Developed in the early 1940s, this rifle was the product of independent inventor Russell J. Turner, who was also a contender in the U.S. Army Light Rifle Trials during the same period. Reportedly it was conceived for sale to the Canadians, who at the time were looking at their stock of SMLE bolt-action rifles and contemplating an upgrade to a semi-automatic infantry weapon. Similar in broad principle to a number of "conversion" rifles produced between the World Wars, the Turner uses a great number of original Lee-Enfield components, which would make for a cheaper weapon that could benefit from existing parts stores. That said, the Turner took the conversion up a notch, effectively cutting down the original receiver to a stump for mounting a whole new set of guts, built around Turner's patented cam-driven tilting breech mechanism, which is powered by a long piston operating rod assembly and a muzzle mounted gas port assembly. While the gas port arrangement bears a strong resemblance to the one found on the M1 Garand, the Turner has a novel feature in a hand-adjustable three position gas port. The front sight, magazine and buttstock are typical for the Enfield, but the forearm and handguard have been ventilated and altered to accept the gas cylinder, and the rear sight is windage and elevation adjustable with a large "2-10" graduated elevation knob suitable for use with gloves. Though the Turner performed very well, especially during cold weather trials, the Canadians retained the Enfield until the 1950s, when the FN FAL became the standard issue rifle.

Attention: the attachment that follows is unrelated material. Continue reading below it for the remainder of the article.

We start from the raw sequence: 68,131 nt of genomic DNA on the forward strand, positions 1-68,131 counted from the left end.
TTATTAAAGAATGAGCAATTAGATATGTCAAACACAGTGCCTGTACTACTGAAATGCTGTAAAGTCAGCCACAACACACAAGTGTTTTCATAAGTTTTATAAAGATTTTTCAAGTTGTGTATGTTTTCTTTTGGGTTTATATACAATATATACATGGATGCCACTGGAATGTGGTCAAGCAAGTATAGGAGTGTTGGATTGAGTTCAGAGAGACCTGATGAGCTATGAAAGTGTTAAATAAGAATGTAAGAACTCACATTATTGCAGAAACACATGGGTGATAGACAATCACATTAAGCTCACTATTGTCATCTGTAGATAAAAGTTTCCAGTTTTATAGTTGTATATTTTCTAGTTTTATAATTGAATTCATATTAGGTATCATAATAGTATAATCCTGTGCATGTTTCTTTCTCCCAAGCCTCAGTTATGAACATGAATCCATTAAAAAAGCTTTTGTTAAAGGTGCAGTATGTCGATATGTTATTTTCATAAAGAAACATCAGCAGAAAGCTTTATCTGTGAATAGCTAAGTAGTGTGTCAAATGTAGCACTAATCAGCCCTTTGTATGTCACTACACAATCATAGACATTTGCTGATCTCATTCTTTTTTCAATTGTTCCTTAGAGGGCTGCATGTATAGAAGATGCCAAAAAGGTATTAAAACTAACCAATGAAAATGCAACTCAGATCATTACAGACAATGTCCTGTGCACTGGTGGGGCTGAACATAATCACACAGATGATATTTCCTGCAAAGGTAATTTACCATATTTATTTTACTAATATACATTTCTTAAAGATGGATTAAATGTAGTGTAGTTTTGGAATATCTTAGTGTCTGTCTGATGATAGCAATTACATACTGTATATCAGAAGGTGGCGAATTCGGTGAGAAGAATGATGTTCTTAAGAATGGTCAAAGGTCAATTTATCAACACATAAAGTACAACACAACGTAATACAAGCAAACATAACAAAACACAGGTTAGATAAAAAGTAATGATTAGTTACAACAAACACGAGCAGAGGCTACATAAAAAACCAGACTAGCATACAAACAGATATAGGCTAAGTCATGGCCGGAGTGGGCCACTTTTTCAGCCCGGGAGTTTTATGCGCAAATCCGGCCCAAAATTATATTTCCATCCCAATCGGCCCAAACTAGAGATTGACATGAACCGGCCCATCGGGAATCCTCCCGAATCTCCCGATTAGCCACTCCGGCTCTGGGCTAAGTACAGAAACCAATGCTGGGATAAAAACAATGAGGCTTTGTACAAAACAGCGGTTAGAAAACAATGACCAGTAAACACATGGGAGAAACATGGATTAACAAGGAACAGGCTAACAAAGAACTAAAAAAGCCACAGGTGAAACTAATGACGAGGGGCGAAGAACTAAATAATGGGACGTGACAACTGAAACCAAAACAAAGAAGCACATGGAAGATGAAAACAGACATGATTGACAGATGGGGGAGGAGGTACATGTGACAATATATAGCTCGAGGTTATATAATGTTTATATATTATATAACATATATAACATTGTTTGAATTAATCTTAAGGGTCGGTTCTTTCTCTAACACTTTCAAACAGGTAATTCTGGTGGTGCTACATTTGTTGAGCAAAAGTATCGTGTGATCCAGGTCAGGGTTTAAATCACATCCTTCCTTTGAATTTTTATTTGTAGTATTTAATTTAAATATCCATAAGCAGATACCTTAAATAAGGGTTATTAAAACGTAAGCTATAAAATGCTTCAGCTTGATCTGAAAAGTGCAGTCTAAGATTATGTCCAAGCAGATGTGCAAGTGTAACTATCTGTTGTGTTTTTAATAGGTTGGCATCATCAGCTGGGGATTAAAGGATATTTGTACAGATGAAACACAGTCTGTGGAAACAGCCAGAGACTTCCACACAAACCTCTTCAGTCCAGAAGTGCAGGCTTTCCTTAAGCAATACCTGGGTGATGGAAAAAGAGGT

Fine with 70% of the blue finish showing some light wear, handling marks and spotting overall. Much like the 1941 Light .30 Carbine Trial Gun elsewhere in this sale, the Turner-produced parts show extensive evidence of hand machining, with tool marks present in virtually every non-Enfield component. The stock is very good with a crack in the handguard near the rear, a few chips in the forearm, and some dings and scuffs on the buttstock. Interestingly, the forearm has been deliberately and professionally flexed to the right to make room for the operating rod and related hardware and shows a smooth curve between the receiver and the sling swivel. The trigger is a little stiff; otherwise, the action appears to be in very good form. However, as an experimental/prototype weapon, we offer no assurances or guarantees as to safety or shoot ability. A very interesting and rare rifle worthy of a place in a fine collection of military arms and certain to turn heads and raise questions wherever shown.
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